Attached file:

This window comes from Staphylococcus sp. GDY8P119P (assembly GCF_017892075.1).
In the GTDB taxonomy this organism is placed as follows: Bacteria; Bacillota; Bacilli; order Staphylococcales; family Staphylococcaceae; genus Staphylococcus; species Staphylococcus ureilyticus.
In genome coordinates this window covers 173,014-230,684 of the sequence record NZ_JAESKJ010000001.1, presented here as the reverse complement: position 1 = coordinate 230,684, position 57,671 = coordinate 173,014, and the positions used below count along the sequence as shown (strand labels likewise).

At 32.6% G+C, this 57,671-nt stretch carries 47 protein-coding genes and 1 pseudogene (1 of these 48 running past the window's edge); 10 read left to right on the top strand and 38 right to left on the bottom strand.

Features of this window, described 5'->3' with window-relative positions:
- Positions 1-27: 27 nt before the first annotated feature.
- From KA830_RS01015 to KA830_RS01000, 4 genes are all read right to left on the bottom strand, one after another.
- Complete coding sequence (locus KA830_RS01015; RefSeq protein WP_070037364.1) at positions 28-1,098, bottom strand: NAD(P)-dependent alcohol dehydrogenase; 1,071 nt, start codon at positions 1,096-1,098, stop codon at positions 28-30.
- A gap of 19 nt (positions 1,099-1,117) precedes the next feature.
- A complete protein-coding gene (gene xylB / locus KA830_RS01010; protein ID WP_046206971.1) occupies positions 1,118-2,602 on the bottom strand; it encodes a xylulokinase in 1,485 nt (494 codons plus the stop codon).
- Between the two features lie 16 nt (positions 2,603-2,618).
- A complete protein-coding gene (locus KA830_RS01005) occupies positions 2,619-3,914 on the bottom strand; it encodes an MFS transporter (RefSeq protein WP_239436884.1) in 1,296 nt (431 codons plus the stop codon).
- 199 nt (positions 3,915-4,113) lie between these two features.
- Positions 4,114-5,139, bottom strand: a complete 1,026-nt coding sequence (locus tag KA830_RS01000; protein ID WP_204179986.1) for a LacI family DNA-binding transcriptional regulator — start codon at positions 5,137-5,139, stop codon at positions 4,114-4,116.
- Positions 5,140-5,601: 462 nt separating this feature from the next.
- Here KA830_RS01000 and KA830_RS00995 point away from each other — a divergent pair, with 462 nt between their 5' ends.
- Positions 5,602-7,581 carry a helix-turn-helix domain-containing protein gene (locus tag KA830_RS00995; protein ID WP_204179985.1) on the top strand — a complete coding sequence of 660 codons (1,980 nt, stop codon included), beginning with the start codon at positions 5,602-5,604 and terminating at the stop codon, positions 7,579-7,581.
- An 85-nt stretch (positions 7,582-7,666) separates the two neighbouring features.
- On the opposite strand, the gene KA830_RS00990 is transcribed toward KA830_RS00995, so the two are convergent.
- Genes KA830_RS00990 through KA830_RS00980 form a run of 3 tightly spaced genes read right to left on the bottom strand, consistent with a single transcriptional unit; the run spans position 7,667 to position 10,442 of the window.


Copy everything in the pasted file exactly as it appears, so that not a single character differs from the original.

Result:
This window comes from Staphylococcus sp. GDY8P119P (assembly GCF_017892075.1).
In the GTDB taxonomy this organism is placed as follows: Bacteria; Bacillota; Bacilli; order Staphylococcales; family Staphylococcaceae; genus Staphylococcus; species Staphylococcus ureilyticus.
In genome coordinates this window covers 173,014-230,684 of the sequence record NZ_JAESKJ010000001.1, presented here as the reverse complement: position 1 = coordinate 230,684, position 57,671 = coordinate 173,014, and the positions used below count along the sequence as shown (strand labels likewise).

At 32.6% G+C, this 57,671-nt stretch carries 47 protein-coding genes and 1 pseudogene (1 of these 48 running past the window's edge); 10 read left to right on the top strand and 38 right to left on the bottom strand.

Features of this window, described 5'->3' with window-relative positions:
- Positions 1-27: 27 nt before the first annotated feature.
- From KA830_RS01015 to KA830_RS01000, 4 genes are all read right to left on the bottom strand, one after another.
- Complete coding sequence (locus KA830_RS01015; RefSeq protein WP_070037364.1) at positions 28-1,098, bottom strand: NAD(P)-dependent alcohol dehydrogenase; 1,071 nt, start codon at positions 1,096-1,098, stop codon at positions 28-30.
- A gap of 19 nt (positions 1,099-1,117) precedes the next feature.
- A complete protein-coding gene (gene xylB / locus KA830_RS01010; protein ID WP_046206971.1) occupies positions 1,118-2,602 on the bottom strand; it encodes a xylulokinase in 1,485 nt (494 codons plus the stop codon).
- Between the two features lie 16 nt (positions 2,603-2,618).
- A complete protein-coding gene (locus KA830_RS01005) occupies positions 2,619-3,914 on the bottom strand; it encodes an MFS transporter (RefSeq protein WP_239436884.1) in 1,296 nt (431 codons plus the stop codon).
- 199 nt (positions 3,915-4,113) lie between these two features.
- Positions 4,114-5,139, bottom strand: a complete 1,026-nt coding sequence (locus tag KA830_RS01000; protein ID WP_204179986.1) for a LacI family DNA-binding transcriptional regulator — start codon at positions 5,137-5,139, stop codon at positions 4,114-4,116.
- Positions 5,140-5,601: 462 nt separating this feature from the next.
- Here KA830_RS01000 and KA830_RS00995 point away from each other — a divergent pair, with 462 nt between their 5' ends.
- Positions 5,602-7,581 carry a helix-turn-helix domain-containing protein gene (locus tag KA830_RS00995; protein ID WP_204179985.1) on the top strand — a complete coding sequence of 660 codons (1,980 nt, stop codon included), beginning with the start codon at positions 5,602-5,604 and terminating at the stop codon, positions 7,579-7,581.
- An 85-nt stretch (positions 7,582-7,666) separates the two neighbouring features.
- On the opposite strand, the gene KA830_RS00990 is transcribed toward KA830_RS00995, so the two are convergent.
- Genes KA830_RS00990 through KA830_RS00980 form a run of 3 tightly spaced genes read right to left on the bottom strand, consistent with a single transcriptional unit; the run spans position 7,667 to position 10,442 of the window.